A discussion of the benefits and difficulties of the CPC+ program.
Editor's Note: Welcome to Medical Economics' blog section which features contributions from members of the medical community. These blogs are an opportunity for bloggers to engage with readers about a topic that is top of mind, whether it is practice management, experiences with patients, the industry, medicine in general, or healthcare reform. The series continues with this blog by Lori E. Rousche, MD, a family physician in Souderton, Pennsylvania. She is also the hospice medical director for Grand View Health in Sellersville, Pennsylvania. The views expressed in these blogs are those of their respective contributors and do not represent the views of Medical Economics or UBM Medica.
For the third segment in my CPC+ (Comprehensive Primary Care Plus) blog, I have interviewed an RN who is now working solely as a CPC+ nurse, and we discussed some of the benefits to the patients from the CPC+ program and some of the difficulties with it. Remember that CPC+ is a national model for primary care that encourages quality care along with more intensive care for the sickest patients in the hopes of saving money and transforming health care.
L.R. What is different about being a CPC+ nurse versus a traditional triage nurse?
D.S. CPC+ has a very different model. When you are doing everyday office nursing, the encounters tend to be more reactive, and with CPC+, you are being more proactive. Also, there is more opportunity to encourage and teach patients to be more proactive with their own health. In some respects, they are very similar roles. Many days you put out the fires first in both situations, but with CPC+, you then go on to check in with the patients to be sure they made it to their specialist appointment and had their labs done. It becomes important with CPC+ to help support self-care and autonomy.
L.R. What advantages do you see in the CPC+ program?
D.S. Encouraging patients to take better care of themselves is a big plus. Also, keeping the communication between PCPs, specialists and family caregivers is very advantageous.
L.R. How often do you check in with patients?
D.S. General check-in for most patients is two to four weeks depending on the severity of the diagnoses and the living situations. Occasionally, the patient will have something episodic that puts them at higher risk, and I could be checking in more frequently until things have resolved or are at least more stable.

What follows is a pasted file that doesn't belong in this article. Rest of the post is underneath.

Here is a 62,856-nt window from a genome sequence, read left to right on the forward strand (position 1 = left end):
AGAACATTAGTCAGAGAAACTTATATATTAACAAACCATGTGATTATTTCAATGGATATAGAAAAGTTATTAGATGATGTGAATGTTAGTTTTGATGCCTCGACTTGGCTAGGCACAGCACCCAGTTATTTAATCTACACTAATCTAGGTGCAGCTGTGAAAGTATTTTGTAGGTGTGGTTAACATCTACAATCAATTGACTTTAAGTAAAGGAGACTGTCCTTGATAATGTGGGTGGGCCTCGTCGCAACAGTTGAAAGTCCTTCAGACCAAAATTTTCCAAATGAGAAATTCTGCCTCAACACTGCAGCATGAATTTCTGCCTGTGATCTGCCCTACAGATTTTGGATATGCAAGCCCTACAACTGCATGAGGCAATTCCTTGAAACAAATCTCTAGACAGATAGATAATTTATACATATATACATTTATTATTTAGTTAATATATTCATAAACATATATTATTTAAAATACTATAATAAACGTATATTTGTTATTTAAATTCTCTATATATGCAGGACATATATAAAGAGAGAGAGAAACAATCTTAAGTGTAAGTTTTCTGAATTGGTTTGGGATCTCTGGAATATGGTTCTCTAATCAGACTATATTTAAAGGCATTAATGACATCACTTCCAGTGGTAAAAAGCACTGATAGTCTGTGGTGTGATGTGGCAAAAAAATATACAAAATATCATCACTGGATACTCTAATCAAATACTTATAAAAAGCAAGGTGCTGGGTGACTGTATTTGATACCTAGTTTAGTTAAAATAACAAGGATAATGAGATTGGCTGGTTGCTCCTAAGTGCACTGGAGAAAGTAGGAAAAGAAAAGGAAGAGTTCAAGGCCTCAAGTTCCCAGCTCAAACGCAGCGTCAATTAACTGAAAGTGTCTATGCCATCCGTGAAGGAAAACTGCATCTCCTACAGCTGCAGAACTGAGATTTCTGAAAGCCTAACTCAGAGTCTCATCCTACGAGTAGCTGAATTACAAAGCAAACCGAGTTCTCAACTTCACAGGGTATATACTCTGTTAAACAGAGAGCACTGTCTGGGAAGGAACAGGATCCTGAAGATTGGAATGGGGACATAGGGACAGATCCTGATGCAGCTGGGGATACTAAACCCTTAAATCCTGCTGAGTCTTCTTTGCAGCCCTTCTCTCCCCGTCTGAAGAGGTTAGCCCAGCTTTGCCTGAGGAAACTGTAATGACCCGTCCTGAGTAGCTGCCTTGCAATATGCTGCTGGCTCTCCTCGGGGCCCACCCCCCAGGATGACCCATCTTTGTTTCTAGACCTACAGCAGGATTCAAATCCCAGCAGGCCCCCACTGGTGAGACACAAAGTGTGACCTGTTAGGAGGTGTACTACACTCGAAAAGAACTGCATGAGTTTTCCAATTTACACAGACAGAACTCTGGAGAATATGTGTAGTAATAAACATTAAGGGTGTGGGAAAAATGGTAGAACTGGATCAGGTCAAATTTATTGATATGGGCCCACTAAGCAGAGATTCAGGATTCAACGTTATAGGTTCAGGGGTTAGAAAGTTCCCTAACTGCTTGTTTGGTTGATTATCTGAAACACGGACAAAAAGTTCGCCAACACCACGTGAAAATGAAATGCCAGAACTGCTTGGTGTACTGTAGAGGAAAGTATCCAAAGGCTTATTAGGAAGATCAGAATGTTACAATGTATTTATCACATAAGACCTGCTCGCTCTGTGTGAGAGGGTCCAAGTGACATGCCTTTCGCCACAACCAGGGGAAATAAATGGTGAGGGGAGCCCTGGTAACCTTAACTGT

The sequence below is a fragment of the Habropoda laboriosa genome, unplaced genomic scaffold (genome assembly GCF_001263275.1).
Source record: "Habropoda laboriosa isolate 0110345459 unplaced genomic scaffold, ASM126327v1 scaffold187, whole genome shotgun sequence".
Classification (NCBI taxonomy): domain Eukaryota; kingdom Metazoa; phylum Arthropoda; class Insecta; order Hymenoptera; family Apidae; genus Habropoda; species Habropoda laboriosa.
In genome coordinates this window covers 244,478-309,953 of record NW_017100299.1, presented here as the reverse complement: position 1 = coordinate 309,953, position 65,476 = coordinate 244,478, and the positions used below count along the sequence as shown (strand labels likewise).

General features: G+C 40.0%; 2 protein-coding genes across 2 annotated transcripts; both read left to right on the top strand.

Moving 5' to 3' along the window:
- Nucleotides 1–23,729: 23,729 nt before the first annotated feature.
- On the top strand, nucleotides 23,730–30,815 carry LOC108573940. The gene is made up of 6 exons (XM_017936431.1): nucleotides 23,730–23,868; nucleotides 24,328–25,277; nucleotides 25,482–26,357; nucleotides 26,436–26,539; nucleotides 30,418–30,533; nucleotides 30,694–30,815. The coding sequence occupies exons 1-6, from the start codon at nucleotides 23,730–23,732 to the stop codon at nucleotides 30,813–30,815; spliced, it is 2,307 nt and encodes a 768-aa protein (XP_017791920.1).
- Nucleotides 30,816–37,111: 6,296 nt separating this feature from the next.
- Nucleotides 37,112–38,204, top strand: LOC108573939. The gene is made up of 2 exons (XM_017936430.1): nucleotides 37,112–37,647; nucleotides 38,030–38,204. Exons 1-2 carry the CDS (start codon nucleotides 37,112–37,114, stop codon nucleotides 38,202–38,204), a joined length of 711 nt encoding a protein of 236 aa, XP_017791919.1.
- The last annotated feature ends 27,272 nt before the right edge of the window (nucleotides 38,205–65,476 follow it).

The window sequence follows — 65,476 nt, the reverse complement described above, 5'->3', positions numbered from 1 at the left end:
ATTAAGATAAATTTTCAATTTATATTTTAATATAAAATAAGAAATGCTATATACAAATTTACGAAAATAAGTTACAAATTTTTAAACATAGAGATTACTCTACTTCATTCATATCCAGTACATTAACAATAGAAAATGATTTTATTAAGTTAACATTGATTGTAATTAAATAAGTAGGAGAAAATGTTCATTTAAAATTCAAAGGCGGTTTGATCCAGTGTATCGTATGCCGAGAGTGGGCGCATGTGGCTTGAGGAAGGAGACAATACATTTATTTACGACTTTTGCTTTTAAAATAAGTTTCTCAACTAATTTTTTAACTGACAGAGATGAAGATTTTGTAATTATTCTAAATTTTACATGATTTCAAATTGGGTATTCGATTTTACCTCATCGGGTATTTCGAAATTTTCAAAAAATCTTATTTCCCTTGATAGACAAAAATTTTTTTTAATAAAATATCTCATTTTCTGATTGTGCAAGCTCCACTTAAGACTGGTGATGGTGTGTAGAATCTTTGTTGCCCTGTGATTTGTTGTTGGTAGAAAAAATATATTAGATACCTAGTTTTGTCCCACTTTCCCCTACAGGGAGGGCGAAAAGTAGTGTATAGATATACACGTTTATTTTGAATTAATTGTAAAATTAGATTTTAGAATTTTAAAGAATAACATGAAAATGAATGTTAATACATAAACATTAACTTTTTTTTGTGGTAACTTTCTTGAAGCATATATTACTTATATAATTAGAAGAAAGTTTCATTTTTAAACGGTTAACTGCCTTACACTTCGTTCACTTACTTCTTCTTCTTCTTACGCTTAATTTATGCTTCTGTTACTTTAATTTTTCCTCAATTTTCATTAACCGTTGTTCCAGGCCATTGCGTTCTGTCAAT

L.R. How many patients are you currently managing?
D.S. Our office currently has 170 patients that are considered high risk, with more on the way as providers recognize more need. We are looking to hire more CPC+ clinical help.
L.R. Do you seem to talk with the same difficult patients over and over or is there a wide variety of issues and patients? And what do find are the main diagnoses you help to manage?
D.S. With 170 patients enrolled, there is a wide range of patients that I talk with, but there are certain patients that are having exacerbations of a condition and I will speak with these patients more frequently. When one of these patients is in crisis, I will check in with him/her more often to help get them back to baseline or perhaps even improve. The main diagnoses are diabetes, COPD, chronic pain, heart disease, cancer and depression.
L.R. Do you think the money the government is investing in this program is worth it?
D.S. Any program that is set in motion to ultimately keep our patients healthier and to encourage autonomy certainly in theory should be worth its weight in gold. We are providing an enhanced opportunity for patients and caregivers to communicate with their practitioner.
L.R. Do you think you are cutting down on ED visits and hospital readmissions?
D.S. This program is striving to give patients more access to care, care continuity, comprehensive care management and transitional care management. So, hopefully with these goals in mind, we will be seeing a decrease in ED visits and hospital readmits. Sometimes it is hard to teach an old dog new tricks, and if patients are having a crisis at home, they may seek out the ED as a first choice. We are working on changing those habits and teaching patients to call the office first if possible.
L.R. How often are social issues coming up and what are these issues?
D.S. Social issues come up daily. These can include transportation needs and in-home needs. We have referred patients to local food pantries and directed patients to legal aid. We now have a behavioral health counselor embedded in our office one half day a week to help our patients deal with depression and anxiety. Personally, I feel that patients need more ‘soft touches’. The more we ‘touch’ them and check in on them, the more confident and in control of their own issues they feel. When a healthcare team can set goals and promote patient activation of those goals, it can increase a patient’s own health literacy. Social issues play a huge role in the overall health of a patient and need to be addressed.
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L.R. From the interview, it certainly seems that working more closely with patients who have more need is very gratifying for the clinical staff involved. It also sounds like the CPC+ model may be able to make a difference for our sickest patients with hopefully less ED visits and less hospital admissions. Patients will need some re-education on the best way to handle their chronic illnesses and acute flares. As this occurs, it should make a vast difference in quality of care and improve the healthcare situation of our patients. A win-win for all involved.